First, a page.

A few years back I absolutely refused to join the facebook craze. These days I have to remind myself not to stay on too long because I can literally waste hours looking at what fun other people are having.=) If you have facebook, you know exactly what I mean. "Now what sparked this change of heart?" you might wonder.
My addiction to facebook all started when I joined facebook as a Father's Day gift for my dad. I'm sure you're wondering why in the world I would give such a strange gift to him. Surely he didn't ask for it nor do I think he expected it. The truth of it all was that my dad had facebook BEFORE I did and that just didn't make sense to me. There was no way that my dad who was in 60's had joined this "silly" young craze before I did. And there was no way he was going to continue having a facebook profile without me having one too. From my dad, I've learned to explore new things. Tomorrow, June 10th, happens to be my dad's birthday and so for today's post, I decided to write about what I have learned from him. In addition to this facebook lesson to try new things, there's so much more I've learned from him.
1. Don't be afraid to try new things. Not only has my dad beat me in joining facebook, but this past year he also got a Twitter account before I did. Maybe I'll join SecondLife...
2. Do what you need to do. And take care of yourself. For as long as I've known, my dad has always jump-roped every night. Personally, I don't know anyone else's dad who does that. Do you? Just like my grandpa, my dad has always been extremely disciplined in his exercise regimen. I've learned that it's important to be healthy and to be disciplined in taking care of yourself. So even to this day, nothing gets in the way of Dad's BBC News and jumproping.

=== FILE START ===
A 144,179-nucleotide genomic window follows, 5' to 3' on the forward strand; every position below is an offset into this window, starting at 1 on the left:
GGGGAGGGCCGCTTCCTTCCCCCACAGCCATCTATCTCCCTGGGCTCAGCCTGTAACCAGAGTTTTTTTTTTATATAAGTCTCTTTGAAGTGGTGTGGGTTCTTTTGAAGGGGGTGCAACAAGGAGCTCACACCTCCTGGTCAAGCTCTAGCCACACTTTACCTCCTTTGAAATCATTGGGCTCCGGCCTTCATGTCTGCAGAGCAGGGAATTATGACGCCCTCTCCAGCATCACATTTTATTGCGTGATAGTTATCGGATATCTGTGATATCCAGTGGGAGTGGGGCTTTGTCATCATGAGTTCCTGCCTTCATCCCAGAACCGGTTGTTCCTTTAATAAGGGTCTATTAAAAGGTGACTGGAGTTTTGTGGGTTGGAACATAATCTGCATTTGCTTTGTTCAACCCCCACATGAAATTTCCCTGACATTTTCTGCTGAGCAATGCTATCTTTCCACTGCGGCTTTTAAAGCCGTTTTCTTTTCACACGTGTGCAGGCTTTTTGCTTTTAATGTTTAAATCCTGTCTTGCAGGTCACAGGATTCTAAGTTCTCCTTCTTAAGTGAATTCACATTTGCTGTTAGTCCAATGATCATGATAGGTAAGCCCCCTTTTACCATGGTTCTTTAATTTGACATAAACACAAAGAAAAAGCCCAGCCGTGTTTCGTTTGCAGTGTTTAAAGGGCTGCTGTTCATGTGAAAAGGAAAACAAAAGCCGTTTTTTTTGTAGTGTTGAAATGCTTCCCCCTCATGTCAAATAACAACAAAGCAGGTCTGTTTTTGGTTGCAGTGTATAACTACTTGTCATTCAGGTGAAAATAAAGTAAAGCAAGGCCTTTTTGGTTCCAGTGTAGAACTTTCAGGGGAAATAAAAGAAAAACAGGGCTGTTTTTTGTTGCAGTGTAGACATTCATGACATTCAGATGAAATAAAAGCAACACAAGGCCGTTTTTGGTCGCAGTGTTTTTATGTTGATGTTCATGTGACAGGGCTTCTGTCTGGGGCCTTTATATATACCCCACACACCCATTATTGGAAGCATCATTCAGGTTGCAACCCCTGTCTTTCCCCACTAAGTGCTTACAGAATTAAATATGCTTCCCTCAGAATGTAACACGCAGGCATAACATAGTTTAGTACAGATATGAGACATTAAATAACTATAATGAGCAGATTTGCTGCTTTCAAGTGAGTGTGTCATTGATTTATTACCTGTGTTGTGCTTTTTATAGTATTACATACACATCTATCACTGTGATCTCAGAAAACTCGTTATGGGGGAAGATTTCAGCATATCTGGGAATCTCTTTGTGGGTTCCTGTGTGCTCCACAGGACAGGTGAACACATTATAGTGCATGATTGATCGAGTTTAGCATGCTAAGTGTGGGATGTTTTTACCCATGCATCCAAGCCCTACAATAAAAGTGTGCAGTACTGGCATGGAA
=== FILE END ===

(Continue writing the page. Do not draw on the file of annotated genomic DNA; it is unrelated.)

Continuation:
3. Spend your life doing something meaningful. The best way to teach is truly through example and that's how Dad has ingrained this lesson in me. While I didn't understand it before, I really respect my dad because he is a man who truly walks the walk. With a PhD in Engineering and a good salary from the EPA, my dad walked away from the cush life over 15 years ago and went into full time ministry to serve as a pastor at our church. From an example like his, I've learned that being comfortable is nice, but doing something meaningful with your life is even better. My dad's also taught me that when you do meaningful things, it pays off. What's better than having your dad conduct your wedding?
4. Moderation is key. Dad always says "I love to eat. You have no idea." If you know him though, he truly hasn't gained more than a pound in the past 30 years!! What's his secret? He eats ice cream often, but every time he only eats one scoop at a time.
5. Don't sweat the small stuff, but when it comes to the big things, stick to your guns. When trivial matters come up, my dad never fights back with words. He doesn't interrupt and amazes me with his patience, even when he disagrees. He picks his battles extremely carefully, and so while he isn't one to rant and rage about little things, when it comes to the big important matters, you can be sure you'll hear his voice.
6. Write letters and be bold about it. My dad is really good at writing letters and he's taught me the power and value of this simple act. If he sees good, I've seen him write letters of thanks. When he is isn't satisfied, he'll write a letter as well. One time he wrote a letter to his county councilman after not getting any response from a company that inaccurately charged him. The next day after sending the letter, the company removed the charge. I've found writing letters to be extremely exciting. Even if it seems far fetched, I've learned to write anyways. So I've written to friends, family, Safeway, my condo association, Oprah, and just last week I wrote Loren Shook, the author of my new favorite book The Silverado Story. Was I excited when I heard back from the author himself the next day!